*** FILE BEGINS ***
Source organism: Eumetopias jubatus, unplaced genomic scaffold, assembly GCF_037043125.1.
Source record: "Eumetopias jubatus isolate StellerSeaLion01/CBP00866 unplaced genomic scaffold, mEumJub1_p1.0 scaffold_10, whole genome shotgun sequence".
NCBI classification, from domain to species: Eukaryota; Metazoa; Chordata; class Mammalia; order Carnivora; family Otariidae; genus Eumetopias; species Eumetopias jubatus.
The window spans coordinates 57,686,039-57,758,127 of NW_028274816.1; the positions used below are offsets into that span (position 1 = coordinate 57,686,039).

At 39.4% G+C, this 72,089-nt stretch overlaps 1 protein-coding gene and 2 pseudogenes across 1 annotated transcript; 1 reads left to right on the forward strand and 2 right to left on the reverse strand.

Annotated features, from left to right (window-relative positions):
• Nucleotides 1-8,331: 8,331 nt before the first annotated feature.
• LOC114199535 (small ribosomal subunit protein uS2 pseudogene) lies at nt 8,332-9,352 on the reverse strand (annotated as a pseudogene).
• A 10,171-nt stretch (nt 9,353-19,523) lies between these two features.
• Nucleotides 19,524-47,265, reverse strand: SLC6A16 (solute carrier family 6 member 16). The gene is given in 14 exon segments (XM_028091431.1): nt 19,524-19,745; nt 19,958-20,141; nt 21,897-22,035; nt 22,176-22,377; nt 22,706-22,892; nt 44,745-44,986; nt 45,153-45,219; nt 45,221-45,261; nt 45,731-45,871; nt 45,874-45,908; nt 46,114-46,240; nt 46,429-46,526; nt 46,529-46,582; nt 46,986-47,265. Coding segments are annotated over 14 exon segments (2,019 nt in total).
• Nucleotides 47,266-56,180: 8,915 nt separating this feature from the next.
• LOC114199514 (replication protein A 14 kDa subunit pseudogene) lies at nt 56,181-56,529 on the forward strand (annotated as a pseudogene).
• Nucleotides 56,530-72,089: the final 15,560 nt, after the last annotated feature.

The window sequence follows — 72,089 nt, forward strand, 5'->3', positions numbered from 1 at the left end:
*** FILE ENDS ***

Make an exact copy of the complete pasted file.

Source organism: Eumetopias jubatus, unplaced genomic scaffold, assembly GCF_037043125.1.
Source record: "Eumetopias jubatus isolate StellerSeaLion01/CBP00866 unplaced genomic scaffold, mEumJub1_p1.0 scaffold_10, whole genome shotgun sequence".
NCBI classification, from domain to species: Eukaryota; Metazoa; Chordata; class Mammalia; order Carnivora; family Otariidae; genus Eumetopias; species Eumetopias jubatus.
The window spans coordinates 57,686,039-57,758,127 of NW_028274816.1; the positions used below are offsets into that span (position 1 = coordinate 57,686,039).

At 39.4% G+C, this 72,089-nt stretch overlaps 1 protein-coding gene and 2 pseudogenes across 1 annotated transcript; 1 reads left to right on the forward strand and 2 right to left on the reverse strand.

Annotated features, from left to right (window-relative positions):
• Nucleotides 1-8,331: 8,331 nt before the first annotated feature.
• LOC114199535 (small ribosomal subunit protein uS2 pseudogene) lies at nt 8,332-9,352 on the reverse strand (annotated as a pseudogene).
• A 10,171-nt stretch (nt 9,353-19,523) lies between these two features.
• Nucleotides 19,524-47,265, reverse strand: SLC6A16 (solute carrier family 6 member 16). The gene is given in 14 exon segments (XM_028091431.1): nt 19,524-19,745; nt 19,958-20,141; nt 21,897-22,035; nt 22,176-22,377; nt 22,706-22,892; nt 44,745-44,986; nt 45,153-45,219; nt 45,221-45,261; nt 45,731-45,871; nt 45,874-45,908; nt 46,114-46,240; nt 46,429-46,526; nt 46,529-46,582; nt 46,986-47,265. Coding segments are annotated over 14 exon segments (2,019 nt in total).
• Nucleotides 47,266-56,180: 8,915 nt separating this feature from the next.
• LOC114199514 (replication protein A 14 kDa subunit pseudogene) lies at nt 56,181-56,529 on the forward strand (annotated as a pseudogene).
• Nucleotides 56,530-72,089: the final 15,560 nt, after the last annotated feature.

The window sequence follows — 72,089 nt, forward strand, 5'->3', positions numbered from 1 at the left end: